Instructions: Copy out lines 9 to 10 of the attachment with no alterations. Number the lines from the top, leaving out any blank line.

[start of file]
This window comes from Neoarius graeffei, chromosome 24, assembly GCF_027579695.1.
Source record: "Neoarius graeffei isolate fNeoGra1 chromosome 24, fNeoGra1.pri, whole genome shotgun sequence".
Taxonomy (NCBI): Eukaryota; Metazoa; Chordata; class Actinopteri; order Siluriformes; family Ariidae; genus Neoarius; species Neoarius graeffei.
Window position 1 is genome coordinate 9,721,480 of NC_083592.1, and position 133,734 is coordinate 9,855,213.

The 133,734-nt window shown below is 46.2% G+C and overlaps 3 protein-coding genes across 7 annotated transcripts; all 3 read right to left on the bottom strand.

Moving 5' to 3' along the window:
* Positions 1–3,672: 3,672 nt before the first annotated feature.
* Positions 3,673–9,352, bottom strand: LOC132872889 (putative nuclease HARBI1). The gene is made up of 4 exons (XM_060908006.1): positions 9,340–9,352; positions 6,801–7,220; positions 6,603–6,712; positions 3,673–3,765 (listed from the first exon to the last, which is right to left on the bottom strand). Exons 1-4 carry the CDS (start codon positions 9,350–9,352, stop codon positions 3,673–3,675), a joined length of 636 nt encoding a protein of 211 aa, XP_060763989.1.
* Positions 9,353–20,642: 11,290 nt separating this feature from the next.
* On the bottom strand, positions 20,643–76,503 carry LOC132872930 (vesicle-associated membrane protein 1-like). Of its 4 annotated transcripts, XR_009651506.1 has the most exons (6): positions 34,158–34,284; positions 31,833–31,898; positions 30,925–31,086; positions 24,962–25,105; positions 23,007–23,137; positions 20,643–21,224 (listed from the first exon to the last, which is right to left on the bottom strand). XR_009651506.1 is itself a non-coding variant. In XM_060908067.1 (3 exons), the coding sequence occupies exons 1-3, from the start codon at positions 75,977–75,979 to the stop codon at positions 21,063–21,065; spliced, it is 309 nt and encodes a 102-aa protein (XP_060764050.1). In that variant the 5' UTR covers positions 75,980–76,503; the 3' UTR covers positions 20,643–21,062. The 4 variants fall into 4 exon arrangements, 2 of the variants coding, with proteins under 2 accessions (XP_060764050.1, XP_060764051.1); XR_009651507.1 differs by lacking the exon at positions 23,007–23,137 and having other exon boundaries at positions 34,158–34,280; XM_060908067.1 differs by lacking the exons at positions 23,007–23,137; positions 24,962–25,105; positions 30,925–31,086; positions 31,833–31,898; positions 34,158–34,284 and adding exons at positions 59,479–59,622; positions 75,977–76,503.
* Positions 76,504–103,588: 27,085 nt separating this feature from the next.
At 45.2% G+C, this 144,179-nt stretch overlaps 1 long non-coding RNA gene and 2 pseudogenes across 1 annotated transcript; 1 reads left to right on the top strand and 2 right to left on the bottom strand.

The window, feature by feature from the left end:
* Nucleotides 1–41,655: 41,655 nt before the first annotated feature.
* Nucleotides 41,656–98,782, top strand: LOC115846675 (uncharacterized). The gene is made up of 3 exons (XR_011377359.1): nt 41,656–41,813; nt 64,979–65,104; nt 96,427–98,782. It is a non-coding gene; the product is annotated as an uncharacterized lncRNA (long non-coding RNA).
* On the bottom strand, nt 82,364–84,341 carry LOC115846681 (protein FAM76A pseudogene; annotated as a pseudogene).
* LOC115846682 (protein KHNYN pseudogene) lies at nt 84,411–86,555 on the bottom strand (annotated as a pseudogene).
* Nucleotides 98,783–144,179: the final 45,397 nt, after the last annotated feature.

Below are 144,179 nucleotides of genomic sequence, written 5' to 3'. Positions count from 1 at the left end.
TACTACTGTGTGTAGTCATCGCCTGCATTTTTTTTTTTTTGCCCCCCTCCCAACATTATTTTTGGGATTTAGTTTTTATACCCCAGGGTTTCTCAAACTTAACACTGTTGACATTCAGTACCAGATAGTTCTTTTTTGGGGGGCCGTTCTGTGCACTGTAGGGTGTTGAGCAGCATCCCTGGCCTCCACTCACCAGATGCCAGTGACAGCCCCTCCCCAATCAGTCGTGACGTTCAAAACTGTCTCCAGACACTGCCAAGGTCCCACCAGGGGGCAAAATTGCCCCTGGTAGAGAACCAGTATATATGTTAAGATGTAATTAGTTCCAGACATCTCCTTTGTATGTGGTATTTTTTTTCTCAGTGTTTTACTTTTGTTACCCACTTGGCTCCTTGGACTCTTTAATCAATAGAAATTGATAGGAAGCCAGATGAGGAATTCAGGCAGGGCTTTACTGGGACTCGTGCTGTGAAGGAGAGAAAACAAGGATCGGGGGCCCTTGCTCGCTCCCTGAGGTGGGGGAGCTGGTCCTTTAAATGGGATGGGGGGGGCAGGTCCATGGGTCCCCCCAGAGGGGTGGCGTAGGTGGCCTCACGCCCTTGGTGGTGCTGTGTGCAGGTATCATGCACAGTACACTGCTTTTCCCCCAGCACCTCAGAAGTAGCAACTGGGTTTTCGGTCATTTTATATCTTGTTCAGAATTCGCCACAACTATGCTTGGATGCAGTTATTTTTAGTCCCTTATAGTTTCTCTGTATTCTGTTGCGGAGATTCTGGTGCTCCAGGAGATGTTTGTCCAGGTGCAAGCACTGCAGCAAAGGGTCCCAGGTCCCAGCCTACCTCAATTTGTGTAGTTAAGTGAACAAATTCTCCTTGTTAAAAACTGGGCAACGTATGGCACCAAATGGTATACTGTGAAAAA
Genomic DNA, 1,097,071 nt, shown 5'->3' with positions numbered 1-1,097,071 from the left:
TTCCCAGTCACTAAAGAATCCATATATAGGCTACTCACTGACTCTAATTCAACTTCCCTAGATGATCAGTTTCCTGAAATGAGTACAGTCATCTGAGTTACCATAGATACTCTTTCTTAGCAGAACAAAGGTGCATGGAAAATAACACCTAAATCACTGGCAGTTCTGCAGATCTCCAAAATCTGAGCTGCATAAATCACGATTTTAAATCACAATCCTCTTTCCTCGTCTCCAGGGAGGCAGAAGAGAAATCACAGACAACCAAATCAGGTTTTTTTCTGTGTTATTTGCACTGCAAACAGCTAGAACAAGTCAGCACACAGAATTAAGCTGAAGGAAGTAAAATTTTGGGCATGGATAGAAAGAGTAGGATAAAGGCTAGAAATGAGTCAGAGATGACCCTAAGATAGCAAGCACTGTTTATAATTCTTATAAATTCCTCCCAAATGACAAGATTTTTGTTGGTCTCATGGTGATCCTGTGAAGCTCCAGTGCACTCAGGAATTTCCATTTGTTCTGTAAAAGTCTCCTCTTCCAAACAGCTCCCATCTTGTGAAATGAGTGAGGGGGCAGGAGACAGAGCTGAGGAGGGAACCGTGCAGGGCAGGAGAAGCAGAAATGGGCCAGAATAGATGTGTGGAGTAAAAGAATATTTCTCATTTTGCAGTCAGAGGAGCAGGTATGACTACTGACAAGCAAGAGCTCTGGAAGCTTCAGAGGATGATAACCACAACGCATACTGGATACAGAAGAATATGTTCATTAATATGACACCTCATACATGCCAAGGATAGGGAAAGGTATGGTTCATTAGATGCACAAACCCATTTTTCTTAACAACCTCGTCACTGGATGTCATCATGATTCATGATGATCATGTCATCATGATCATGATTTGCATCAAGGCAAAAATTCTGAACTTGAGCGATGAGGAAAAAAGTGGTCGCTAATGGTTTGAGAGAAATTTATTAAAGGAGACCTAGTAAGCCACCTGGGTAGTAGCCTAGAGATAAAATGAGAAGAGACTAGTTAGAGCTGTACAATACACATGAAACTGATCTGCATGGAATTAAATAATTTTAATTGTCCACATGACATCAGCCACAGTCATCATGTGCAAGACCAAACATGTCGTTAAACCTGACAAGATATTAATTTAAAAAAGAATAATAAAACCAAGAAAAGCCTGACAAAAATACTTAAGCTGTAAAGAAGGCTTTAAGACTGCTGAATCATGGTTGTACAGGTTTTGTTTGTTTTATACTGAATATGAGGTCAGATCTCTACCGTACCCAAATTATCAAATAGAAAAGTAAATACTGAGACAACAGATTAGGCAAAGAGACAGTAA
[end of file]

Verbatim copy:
* Positions 9,353–20,642: 11,290 nt separating this feature from the next.
* On the bottom strand, positions 20,643–76,503 carry LOC132872930 (vesicle-associated membrane protein 1-like). Of its 4 annotated transcripts, XR_009651506.1 has the most exons (6): positions 34,158–34,284; positions 31,833–31,898; positions 30,925–31,086; positions 24,962–25,105; positions 23,007–23,137; positions 20,643–21,224 (listed from the first exon to the last, which is right to left on the bottom strand). XR_009651506.1 is itself a non-coding variant. In XM_060908067.1 (3 exons), the coding sequence occupies exons 1-3, from the start codon at positions 75,977–75,979 to the stop codon at positions 21,063–21,065; spliced, it is 309 nt and encodes a 102-aa protein (XP_060764050.1). In that variant the 5' UTR covers positions 75,980–76,503; the 3' UTR covers positions 20,643–21,062. The 4 variants fall into 4 exon arrangements, 2 of the variants coding, with proteins under 2 accessions (XP_060764050.1, XP_060764051.1); XR_009651507.1 differs by lacking the exon at positions 23,007–23,137 and having other exon boundaries at positions 34,158–34,280; XM_060908067.1 differs by lacking the exons at positions 23,007–23,137; positions 24,962–25,105; positions 30,925–31,086; positions 31,833–31,898; positions 34,158–34,284 and adding exons at positions 59,479–59,622; positions 75,977–76,503.